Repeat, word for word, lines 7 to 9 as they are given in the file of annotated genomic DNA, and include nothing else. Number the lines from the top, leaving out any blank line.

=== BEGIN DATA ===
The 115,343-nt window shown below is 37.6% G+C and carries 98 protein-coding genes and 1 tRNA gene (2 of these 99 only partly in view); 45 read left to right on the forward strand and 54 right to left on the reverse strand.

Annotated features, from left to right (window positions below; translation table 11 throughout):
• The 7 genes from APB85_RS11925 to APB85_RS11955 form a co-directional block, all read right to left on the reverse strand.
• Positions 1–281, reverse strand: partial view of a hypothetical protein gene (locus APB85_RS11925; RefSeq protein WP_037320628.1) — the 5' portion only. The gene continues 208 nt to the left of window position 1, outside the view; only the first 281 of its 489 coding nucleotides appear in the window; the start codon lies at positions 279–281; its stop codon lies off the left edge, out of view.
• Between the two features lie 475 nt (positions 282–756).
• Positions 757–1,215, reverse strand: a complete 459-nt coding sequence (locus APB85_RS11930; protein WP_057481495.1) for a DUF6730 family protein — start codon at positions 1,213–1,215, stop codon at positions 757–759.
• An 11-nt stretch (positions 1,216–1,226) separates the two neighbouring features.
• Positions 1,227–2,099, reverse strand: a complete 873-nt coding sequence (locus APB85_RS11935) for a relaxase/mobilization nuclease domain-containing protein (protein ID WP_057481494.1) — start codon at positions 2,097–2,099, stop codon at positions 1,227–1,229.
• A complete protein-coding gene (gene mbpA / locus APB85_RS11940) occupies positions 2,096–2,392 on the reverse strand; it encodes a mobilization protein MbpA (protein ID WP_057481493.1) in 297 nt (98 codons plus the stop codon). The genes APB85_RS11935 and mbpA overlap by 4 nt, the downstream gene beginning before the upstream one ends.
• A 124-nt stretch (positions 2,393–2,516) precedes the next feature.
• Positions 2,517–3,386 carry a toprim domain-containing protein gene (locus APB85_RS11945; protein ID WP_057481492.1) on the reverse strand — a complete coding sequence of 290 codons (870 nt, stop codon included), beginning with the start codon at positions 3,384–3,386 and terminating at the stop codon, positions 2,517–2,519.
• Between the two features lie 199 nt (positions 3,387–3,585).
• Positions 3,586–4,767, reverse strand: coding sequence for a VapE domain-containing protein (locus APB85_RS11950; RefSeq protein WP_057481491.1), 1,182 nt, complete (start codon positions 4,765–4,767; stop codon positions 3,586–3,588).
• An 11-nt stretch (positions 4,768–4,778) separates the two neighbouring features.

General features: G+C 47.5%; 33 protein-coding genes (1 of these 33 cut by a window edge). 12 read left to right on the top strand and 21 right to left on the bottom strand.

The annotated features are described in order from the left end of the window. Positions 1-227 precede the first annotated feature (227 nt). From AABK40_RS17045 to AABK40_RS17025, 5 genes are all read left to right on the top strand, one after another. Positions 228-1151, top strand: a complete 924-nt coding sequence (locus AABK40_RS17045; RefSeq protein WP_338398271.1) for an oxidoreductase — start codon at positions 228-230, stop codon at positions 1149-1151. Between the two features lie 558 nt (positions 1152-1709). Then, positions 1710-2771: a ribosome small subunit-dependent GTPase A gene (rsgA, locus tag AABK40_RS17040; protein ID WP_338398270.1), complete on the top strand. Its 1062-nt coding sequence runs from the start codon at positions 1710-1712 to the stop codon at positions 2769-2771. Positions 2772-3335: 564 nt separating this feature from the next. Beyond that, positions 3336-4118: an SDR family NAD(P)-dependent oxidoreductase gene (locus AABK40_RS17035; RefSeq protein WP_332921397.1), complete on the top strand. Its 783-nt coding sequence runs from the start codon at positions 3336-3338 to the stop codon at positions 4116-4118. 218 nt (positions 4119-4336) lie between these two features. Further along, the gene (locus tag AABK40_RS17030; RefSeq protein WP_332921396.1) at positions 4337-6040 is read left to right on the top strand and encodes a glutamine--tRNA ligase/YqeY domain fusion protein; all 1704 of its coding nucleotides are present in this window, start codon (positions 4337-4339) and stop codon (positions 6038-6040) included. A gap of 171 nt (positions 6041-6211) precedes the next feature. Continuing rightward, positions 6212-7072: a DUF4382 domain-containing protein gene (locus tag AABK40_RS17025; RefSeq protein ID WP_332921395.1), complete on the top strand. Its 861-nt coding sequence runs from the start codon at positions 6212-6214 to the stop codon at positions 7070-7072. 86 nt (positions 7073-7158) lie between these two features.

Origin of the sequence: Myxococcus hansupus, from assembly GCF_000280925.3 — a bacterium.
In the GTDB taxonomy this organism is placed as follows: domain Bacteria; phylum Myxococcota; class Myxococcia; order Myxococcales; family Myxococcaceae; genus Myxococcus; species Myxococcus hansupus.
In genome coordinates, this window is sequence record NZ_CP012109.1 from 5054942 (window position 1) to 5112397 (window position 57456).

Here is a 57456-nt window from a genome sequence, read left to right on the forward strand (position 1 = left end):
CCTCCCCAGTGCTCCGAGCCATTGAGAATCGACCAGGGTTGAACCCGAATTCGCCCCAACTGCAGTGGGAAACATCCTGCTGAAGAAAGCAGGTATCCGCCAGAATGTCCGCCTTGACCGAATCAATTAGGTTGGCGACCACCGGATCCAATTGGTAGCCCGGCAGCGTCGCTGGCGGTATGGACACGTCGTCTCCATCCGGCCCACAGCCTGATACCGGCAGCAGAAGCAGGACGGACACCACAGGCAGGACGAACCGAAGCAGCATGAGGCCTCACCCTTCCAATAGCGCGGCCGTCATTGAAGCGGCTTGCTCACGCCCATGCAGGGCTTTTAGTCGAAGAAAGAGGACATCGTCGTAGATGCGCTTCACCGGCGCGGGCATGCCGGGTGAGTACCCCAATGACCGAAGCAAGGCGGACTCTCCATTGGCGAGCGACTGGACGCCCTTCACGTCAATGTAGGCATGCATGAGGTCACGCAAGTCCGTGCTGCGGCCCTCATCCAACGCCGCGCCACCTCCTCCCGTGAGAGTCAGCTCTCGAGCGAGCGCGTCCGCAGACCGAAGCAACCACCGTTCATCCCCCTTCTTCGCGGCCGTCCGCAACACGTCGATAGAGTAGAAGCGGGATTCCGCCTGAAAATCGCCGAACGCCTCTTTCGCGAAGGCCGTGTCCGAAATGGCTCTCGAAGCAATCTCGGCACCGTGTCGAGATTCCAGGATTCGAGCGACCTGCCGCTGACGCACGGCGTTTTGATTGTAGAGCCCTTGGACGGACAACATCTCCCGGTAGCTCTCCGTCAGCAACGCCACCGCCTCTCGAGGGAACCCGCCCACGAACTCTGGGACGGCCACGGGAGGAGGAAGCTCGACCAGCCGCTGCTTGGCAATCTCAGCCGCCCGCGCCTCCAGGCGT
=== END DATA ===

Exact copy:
• An 11-nt stretch (positions 1,216–1,226) separates the two neighbouring features.
• Positions 1,227–2,099, reverse strand: a complete 873-nt coding sequence (locus APB85_RS11935) for a relaxase/mobilization nuclease domain-containing protein (protein ID WP_057481494.1) — start codon at positions 2,097–2,099, stop codon at positions 1,227–1,229.
• A complete protein-coding gene (gene mbpA / locus APB85_RS11940) occupies positions 2,096–2,392 on the reverse strand; it encodes a mobilization protein MbpA (protein ID WP_057481493.1) in 297 nt (98 codons plus the stop codon). The genes APB85_RS11935 and mbpA overlap by 4 nt, the downstream gene beginning before the upstream one ends.